Weed is historical, man. Literally. A study out Wednesday in the journal Science Advances shows that people were consuming cannabis as far back as 2,500 years ago—the earliest concrete evidence of potheadism.
People have always known weed to be ancient, especially when it comes to hemp fibers, but we’ve rarely found archaeological evidence to support the tales of ancient cannabis smoking. A global team of researchers—from the Chinese Academy of Sciences and the Max Planck Institute for the Science of Human History in Germany—found THC compounds in incense burners used for funerals in a cemetery in the eastern Pamir Mountains of Central Asia.
The dopest part? These weren’t even low dosages as some might suspect of our ancestors. Even back then, we humans were searching for that good shit. The team of scientists found that the plants used were typically higher in THC.
Did Ancient Humans Smoke Weed?
That poses a major question that remains: How did these plants appear? Like… were they cultivated or gathered from the wild? The high-THC content may suggest the former, but it could be that these people just knew what strains to gather: the ones with higher THC levels, baby.
Before this evidence, the psychoactive use of cannabis in ancient times has been a giant question mark. But once these archaeologists unearthed these old wood burners, they began to investigate what exactly was burned. They isolated the compounds using science and were surprised to discover cannabis was their mystery item.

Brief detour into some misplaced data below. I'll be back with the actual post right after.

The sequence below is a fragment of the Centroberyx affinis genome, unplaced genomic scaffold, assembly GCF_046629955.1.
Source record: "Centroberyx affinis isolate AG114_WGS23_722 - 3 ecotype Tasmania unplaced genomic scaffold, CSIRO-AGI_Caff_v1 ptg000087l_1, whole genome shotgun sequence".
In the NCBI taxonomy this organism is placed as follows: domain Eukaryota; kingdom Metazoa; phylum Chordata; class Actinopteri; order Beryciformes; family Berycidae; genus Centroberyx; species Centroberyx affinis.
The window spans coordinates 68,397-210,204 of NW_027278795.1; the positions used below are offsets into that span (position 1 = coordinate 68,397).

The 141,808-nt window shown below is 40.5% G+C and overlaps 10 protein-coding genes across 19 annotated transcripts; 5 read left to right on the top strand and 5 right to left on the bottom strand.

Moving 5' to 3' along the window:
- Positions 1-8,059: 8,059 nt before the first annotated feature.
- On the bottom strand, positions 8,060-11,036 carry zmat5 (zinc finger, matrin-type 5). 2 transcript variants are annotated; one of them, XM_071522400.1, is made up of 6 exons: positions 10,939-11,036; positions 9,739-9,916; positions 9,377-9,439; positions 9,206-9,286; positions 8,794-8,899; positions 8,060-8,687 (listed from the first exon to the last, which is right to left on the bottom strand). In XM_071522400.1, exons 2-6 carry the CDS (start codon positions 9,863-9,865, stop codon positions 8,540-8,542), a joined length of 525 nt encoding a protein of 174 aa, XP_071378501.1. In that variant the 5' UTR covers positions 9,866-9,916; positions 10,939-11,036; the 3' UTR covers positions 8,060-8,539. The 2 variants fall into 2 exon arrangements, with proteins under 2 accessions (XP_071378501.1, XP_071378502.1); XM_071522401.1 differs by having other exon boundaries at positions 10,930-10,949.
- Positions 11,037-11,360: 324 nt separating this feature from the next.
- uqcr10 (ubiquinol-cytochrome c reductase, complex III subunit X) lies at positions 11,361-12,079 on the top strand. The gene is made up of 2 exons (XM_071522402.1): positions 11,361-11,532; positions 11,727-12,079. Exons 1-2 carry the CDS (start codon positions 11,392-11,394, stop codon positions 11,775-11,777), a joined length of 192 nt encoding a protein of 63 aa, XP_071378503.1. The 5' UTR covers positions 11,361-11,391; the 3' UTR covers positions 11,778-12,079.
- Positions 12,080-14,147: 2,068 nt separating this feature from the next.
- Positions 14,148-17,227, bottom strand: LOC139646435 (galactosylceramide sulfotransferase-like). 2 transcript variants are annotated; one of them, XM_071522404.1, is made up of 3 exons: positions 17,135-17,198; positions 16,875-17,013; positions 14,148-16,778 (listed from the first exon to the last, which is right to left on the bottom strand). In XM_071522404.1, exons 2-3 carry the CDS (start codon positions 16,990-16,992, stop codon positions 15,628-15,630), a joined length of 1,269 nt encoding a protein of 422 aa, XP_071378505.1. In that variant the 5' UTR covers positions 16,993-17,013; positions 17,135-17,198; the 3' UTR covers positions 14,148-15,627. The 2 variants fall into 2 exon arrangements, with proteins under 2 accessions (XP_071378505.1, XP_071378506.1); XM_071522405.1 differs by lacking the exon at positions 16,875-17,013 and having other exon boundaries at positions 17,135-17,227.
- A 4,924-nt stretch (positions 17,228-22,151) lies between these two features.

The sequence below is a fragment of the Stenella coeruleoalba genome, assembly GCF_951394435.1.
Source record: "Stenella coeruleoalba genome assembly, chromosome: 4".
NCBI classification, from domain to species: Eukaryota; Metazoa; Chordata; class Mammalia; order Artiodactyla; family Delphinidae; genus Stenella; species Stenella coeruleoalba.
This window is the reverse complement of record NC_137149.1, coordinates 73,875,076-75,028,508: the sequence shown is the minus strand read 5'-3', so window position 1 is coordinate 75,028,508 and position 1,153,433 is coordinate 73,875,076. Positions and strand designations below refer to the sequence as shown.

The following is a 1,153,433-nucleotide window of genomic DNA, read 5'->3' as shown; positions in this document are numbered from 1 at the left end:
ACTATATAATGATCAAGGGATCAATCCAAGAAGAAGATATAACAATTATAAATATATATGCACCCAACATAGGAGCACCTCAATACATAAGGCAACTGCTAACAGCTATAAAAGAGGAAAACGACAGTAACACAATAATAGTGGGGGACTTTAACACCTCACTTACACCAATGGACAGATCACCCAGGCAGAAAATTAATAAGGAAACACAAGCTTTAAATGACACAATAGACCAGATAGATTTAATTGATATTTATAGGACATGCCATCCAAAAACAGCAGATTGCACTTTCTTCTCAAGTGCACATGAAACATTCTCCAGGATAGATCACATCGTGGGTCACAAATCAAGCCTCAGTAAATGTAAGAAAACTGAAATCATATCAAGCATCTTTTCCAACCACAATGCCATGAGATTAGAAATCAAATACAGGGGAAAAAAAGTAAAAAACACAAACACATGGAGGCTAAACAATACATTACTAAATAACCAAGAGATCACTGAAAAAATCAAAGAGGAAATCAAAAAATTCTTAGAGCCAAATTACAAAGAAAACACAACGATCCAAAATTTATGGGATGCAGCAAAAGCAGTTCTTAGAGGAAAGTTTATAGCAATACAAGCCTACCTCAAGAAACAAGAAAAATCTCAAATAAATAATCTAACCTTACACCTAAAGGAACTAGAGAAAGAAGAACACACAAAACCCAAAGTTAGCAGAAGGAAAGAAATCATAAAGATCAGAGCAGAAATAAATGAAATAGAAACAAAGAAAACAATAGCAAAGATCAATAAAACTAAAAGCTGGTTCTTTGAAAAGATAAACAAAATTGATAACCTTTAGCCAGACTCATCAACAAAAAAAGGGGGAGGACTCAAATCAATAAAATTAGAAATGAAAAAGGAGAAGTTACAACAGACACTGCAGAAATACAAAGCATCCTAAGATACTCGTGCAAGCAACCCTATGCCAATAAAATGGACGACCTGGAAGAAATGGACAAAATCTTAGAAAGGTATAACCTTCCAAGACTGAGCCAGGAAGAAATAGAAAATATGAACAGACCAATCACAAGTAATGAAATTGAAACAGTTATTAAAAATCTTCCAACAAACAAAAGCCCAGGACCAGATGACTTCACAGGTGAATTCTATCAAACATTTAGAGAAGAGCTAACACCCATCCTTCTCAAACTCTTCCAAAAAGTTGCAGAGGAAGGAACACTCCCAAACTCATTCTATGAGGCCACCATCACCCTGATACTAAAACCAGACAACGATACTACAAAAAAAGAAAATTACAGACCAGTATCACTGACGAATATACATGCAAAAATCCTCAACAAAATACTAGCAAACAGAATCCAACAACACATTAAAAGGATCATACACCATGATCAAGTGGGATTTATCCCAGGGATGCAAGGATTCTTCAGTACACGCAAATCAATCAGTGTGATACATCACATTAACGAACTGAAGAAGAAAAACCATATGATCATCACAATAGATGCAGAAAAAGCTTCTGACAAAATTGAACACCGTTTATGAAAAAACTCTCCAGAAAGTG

The location of the cannabis indicates that our ancestors weren’t necessarily smoking this to induce some munchies; the reasons were likely much more spiritual. Simply, it was about celebrating those who have passed into the next realm. Why not do so high?
“The findings support the idea that cannabis plants were first used for their psychoactive compounds in the mountainous regions of eastern Central Asia, thereafter spreading to other regions of the world,” said Nicole Boivin, the director at the Max Planck Institute for the Science of Human History, in a statement.
The Earliest Tokers
The scientists believe these early smokers spread their love via the Silk Road (like most else in that time). They can’t be sure, but many believe that the Pamir region was a major point of trade for the route where cultures were traded along with more material items.
“The exchange routes of the early Silk Road functioned more like the spokes of a wagon wheel than a long-distance road, placing Central Asia at the heart of the ancient world,” said lead archaeobotanist Robert Spengler of the Max Planck Institute for the Science of Human History, in a statement. “Our study implies that knowledge of cannabis smoking and specific high- chemical-producing varieties of the cannabis plant were among the cultural traditions that spread along these exchange routes.”
Smoking weed is apparently a key pillar to human life. OK, maybe that’s a stretch, but the plant definitely shares a relationship with us that we are still only beginning to understand. Research like this can help shift the stigma associated with cannabis. As more and more states begin to legalize its recreational use, such studies remind us that the plant maybe should’ve never been criminalized to start with.